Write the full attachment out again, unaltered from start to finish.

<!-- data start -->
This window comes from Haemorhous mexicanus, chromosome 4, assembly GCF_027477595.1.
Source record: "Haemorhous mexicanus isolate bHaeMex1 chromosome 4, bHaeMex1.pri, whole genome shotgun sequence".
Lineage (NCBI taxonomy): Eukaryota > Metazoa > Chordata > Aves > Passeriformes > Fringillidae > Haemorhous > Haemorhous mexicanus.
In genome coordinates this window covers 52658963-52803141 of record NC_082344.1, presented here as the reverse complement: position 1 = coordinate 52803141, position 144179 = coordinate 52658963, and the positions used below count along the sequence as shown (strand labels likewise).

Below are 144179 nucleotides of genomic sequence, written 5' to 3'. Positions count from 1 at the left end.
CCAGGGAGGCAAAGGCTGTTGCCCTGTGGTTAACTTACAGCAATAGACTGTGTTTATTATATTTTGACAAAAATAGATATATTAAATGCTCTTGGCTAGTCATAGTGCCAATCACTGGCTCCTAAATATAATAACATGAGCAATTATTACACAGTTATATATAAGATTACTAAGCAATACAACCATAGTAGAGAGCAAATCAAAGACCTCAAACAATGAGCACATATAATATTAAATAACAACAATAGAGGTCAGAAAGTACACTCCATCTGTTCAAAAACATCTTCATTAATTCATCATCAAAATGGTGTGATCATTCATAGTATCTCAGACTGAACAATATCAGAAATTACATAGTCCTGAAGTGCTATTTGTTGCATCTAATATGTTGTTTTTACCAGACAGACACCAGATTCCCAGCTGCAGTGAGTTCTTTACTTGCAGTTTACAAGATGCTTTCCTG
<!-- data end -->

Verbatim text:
This window comes from Haemorhous mexicanus, chromosome 4, assembly GCF_027477595.1.
Source record: "Haemorhous mexicanus isolate bHaeMex1 chromosome 4, bHaeMex1.pri, whole genome shotgun sequence".
Lineage (NCBI taxonomy): Eukaryota > Metazoa > Chordata > Aves > Passeriformes > Fringillidae > Haemorhous > Haemorhous mexicanus.
In genome coordinates this window covers 52658963-52803141 of record NC_082344.1, presented here as the reverse complement: position 1 = coordinate 52803141, position 144179 = coordinate 52658963, and the positions used below count along the sequence as shown (strand labels likewise).

Below are 144179 nucleotides of genomic sequence, written 5' to 3'. Positions count from 1 at the left end.
CCAGGGAGGCAAAGGCTGTTGCCCTGTGGTTAACTTACAGCAATAGACTGTGTTTATTATATTTTGACAAAAATAGATATATTAAATGCTCTTGGCTAGTCATAGTGCCAATCACTGGCTCCTAAATATAATAACATGAGCAATTATTACACAGTTATATATAAGATTACTAAGCAATACAACCATAGTAGAGAGCAAATCAAAGACCTCAAACAATGAGCACATATAATATTAAATAACAACAATAGAGGTCAGAAAGTACACTCCATCTGTTCAAAAACATCTTCATTAATTCATCATCAAAATGGTGTGATCATTCATAGTATCTCAGACTGAACAATATCAGAAATTACATAGTCCTGAAGTGCTATTTGTTGCATCTAATATGTTGTTTTTACCAGACAGACACCAGATTCCCAGCTGCAGTGAGTTCTTTACTTGCAGTTTACAAGATGCTTTCCTG